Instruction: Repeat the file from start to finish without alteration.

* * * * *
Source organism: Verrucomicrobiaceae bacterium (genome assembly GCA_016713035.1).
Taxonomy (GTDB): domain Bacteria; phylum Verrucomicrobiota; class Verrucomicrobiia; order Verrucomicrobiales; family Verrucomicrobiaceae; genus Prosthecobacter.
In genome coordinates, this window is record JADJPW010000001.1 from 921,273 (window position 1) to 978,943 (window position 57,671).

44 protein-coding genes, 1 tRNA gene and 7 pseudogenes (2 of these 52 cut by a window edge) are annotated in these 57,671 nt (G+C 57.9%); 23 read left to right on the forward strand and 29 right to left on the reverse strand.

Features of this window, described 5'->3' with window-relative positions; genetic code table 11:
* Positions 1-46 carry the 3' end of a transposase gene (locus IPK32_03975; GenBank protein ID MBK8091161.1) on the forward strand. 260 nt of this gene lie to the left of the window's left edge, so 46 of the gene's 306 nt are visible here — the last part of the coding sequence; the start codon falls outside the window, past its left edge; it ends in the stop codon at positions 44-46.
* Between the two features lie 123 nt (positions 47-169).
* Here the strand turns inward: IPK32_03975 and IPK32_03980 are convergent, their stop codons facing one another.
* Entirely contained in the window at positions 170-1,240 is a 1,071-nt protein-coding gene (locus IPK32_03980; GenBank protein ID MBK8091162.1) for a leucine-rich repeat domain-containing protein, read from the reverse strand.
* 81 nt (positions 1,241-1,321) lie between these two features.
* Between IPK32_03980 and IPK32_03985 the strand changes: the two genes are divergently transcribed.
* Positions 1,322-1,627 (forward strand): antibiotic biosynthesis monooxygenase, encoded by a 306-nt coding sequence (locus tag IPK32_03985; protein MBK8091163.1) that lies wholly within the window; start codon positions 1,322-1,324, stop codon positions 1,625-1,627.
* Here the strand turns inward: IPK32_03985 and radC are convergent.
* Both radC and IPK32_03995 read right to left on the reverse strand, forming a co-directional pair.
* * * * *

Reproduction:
Source organism: Verrucomicrobiaceae bacterium (genome assembly GCA_016713035.1).
Taxonomy (GTDB): domain Bacteria; phylum Verrucomicrobiota; class Verrucomicrobiia; order Verrucomicrobiales; family Verrucomicrobiaceae; genus Prosthecobacter.
In genome coordinates, this window is record JADJPW010000001.1 from 921,273 (window position 1) to 978,943 (window position 57,671).

44 protein-coding genes, 1 tRNA gene and 7 pseudogenes (2 of these 52 cut by a window edge) are annotated in these 57,671 nt (G+C 57.9%); 23 read left to right on the forward strand and 29 right to left on the reverse strand.

Features of this window, described 5'->3' with window-relative positions; genetic code table 11:
* Positions 1-46 carry the 3' end of a transposase gene (locus IPK32_03975; GenBank protein ID MBK8091161.1) on the forward strand. 260 nt of this gene lie to the left of the window's left edge, so 46 of the gene's 306 nt are visible here — the last part of the coding sequence; the start codon falls outside the window, past its left edge; it ends in the stop codon at positions 44-46.
* Between the two features lie 123 nt (positions 47-169).
* Here the strand turns inward: IPK32_03975 and IPK32_03980 are convergent, their stop codons facing one another.
* Entirely contained in the window at positions 170-1,240 is a 1,071-nt protein-coding gene (locus IPK32_03980; GenBank protein ID MBK8091162.1) for a leucine-rich repeat domain-containing protein, read from the reverse strand.
* 81 nt (positions 1,241-1,321) lie between these two features.
* Between IPK32_03980 and IPK32_03985 the strand changes: the two genes are divergently transcribed.
* Positions 1,322-1,627 (forward strand): antibiotic biosynthesis monooxygenase, encoded by a 306-nt coding sequence (locus tag IPK32_03985; protein MBK8091163.1) that lies wholly within the window; start codon positions 1,322-1,324, stop codon positions 1,625-1,627.
* Here the strand turns inward: IPK32_03985 and radC are convergent.
* Both radC and IPK32_03995 read right to left on the reverse strand, forming a co-directional pair.